Photograph — blog.cimmyt.org

On Thursday, the United States, through the U.S. Agency for International Development (USAID) in partnership with Ethiopia’s Ministry of Health, announced the launch of a new USAID Digital Health Activity, by investing $63 million in Ethiopia’s health sector.

The inauguration ceremony was held in Addis Ababa, by the USAID Mission Director Sean Jones and Ethiopia’s Minister of Health Dr. Amir Aman. It focused on the efforts made by the U.S. and Ethiopia in building a modernized health information system that ensures the entire sector has the data, analytics, and skills necessary to improve the health and well-being of all Ethiopians.

USAID Digital Health Activity will train end-users including doctors, nurses, health extension workers, and policy-makers at all levels of the health system to utilize technology more effectively and enable them to better serve patients and families across the country.

Also, USAID will partner with local universities to introduce courses in developing health innovations and electronic solutions. It will also create opportunities for entrepreneurs and youth-led tech organizations to utilize their expertise in providing support to health centres and also establish career paths that empower young Ethiopians to drive digital solutions across the sector.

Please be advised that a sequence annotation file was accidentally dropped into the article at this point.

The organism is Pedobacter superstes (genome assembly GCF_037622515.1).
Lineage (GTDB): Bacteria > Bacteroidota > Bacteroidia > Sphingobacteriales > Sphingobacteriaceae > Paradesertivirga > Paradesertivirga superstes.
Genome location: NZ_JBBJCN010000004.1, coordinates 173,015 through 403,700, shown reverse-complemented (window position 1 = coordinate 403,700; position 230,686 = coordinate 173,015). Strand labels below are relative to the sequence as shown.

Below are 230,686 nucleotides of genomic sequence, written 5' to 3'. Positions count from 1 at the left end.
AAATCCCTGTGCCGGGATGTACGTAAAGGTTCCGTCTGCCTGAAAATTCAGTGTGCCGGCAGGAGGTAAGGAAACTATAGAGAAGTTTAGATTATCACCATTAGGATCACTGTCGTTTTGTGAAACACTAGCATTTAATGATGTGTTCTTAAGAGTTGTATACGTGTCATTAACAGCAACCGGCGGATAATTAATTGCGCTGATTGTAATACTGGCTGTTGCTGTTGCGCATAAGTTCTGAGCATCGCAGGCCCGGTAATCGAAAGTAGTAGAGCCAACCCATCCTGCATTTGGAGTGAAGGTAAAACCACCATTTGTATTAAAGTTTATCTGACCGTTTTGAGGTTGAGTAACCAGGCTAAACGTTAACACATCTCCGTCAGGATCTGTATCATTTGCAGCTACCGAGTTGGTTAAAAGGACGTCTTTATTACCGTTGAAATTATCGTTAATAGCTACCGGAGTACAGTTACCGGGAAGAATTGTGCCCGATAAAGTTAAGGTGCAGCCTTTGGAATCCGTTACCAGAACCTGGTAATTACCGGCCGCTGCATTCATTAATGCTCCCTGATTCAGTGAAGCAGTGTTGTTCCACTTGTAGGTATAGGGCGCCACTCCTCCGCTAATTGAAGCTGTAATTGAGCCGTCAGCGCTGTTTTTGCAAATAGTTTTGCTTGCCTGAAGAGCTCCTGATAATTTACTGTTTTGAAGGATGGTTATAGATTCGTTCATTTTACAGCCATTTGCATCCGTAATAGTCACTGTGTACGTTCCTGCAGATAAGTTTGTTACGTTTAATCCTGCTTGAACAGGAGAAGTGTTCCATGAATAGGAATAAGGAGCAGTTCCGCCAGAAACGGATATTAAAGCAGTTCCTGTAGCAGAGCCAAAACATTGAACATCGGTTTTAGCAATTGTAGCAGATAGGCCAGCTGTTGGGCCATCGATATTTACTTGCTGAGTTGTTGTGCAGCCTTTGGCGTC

USAID Mission Director Sean Jones said, “in addition to simply expanding digital health systems and strengthening the skills of today’s medical professionals, we are also increasing our focus on developing the leaders of tomorrow to drive health innovations far into the future.”

Ethiopia health sector has evolved over the years, with the government making significant investments that have brought about positive outcomes. Under the second Growth and Transformation Plan (GTP II) and Health System Transformation Plan, the Ministry of Health (MOH) is implementing changes to various aspects of the healthcare system.

More so, the government has increasingly decentralized management of its public health system to the Regional Health Bureau levels. The MOH is also committed to reforming agencies such as Ethiopian Food and Drug Administration (EFDA) and the Pharmaceutical Supply Agency (PSA).

Nevertheless, Ethiopia still fights the high rate of non- communicable and communicable diseases like HIV/AIDS, tuberculosis, malaria, respiratory infection, and diarrhoea. With high fertility rates and low contraceptive prevalence, the country’s population is increasing rapidly.

There’s also an increasing demand for the government to address the issue of equity in access to health care, quality in health services provision and in strengthening community engagement and ownership in health decision-making and management.

The US is the largest bilateral provider of support to Ethiopia’s health sector, with approximately $150 million per year in funding for tuberculosis, HIV/AIDS; malaria; maternal, neonatal and child health; nutrition; and water, sanitation and hygiene. Overall, the US has provided approximately $4 billion in development and humanitarian assistance to Ethiopia over the past five years.

 By Faith Ikade.

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